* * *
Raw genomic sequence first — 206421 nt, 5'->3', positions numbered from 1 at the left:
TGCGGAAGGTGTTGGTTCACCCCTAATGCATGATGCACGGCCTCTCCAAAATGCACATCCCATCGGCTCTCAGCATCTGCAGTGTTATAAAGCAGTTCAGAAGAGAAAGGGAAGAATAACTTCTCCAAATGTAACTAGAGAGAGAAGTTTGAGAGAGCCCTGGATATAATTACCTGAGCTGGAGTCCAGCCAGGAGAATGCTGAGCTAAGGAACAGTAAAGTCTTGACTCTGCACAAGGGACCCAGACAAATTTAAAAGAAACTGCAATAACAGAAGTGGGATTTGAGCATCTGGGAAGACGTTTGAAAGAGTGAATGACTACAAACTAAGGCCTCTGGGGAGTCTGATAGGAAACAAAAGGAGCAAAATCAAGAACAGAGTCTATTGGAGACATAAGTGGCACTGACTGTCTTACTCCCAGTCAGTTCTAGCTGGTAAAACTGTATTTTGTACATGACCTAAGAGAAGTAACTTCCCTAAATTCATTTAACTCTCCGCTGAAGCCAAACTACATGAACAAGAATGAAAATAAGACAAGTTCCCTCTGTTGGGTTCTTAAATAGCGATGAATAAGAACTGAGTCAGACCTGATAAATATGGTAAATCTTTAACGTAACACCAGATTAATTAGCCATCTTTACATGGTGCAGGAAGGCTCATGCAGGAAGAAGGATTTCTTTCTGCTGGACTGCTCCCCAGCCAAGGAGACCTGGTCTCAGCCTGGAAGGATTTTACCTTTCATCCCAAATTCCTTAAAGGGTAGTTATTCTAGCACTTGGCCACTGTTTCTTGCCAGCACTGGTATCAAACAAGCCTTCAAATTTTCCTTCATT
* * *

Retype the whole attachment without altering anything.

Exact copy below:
Raw genomic sequence first — 206421 nt, 5'->3', positions numbered from 1 at the left:
TGCGGAAGGTGTTGGTTCACCCCTAATGCATGATGCACGGCCTCTCCAAAATGCACATCCCATCGGCTCTCAGCATCTGCAGTGTTATAAAGCAGTTCAGAAGAGAAAGGGAAGAATAACTTCTCCAAATGTAACTAGAGAGAGAAGTTTGAGAGAGCCCTGGATATAATTACCTGAGCTGGAGTCCAGCCAGGAGAATGCTGAGCTAAGGAACAGTAAAGTCTTGACTCTGCACAAGGGACCCAGACAAATTTAAAAGAAACTGCAATAACAGAAGTGGGATTTGAGCATCTGGGAAGACGTTTGAAAGAGTGAATGACTACAAACTAAGGCCTCTGGGGAGTCTGATAGGAAACAAAAGGAGCAAAATCAAGAACAGAGTCTATTGGAGACATAAGTGGCACTGACTGTCTTACTCCCAGTCAGTTCTAGCTGGTAAAACTGTATTTTGTACATGACCTAAGAGAAGTAACTTCCCTAAATTCATTTAACTCTCCGCTGAAGCCAAACTACATGAACAAGAATGAAAATAAGACAAGTTCCCTCTGTTGGGTTCTTAAATAGCGATGAATAAGAACTGAGTCAGACCTGATAAATATGGTAAATCTTTAACGTAACACCAGATTAATTAGCCATCTTTACATGGTGCAGGAAGGCTCATGCAGGAAGAAGGATTTCTTTCTGCTGGACTGCTCCCCAGCCAAGGAGACCTGGTCTCAGCCTGGAAGGATTTTACCTTTCATCCCAAATTCCTTAAAGGGTAGTTATTCTAGCACTTGGCCACTGTTTCTTGCCAGCACTGGTATCAAACAAGCCTTCAAATTTTCCTTCATT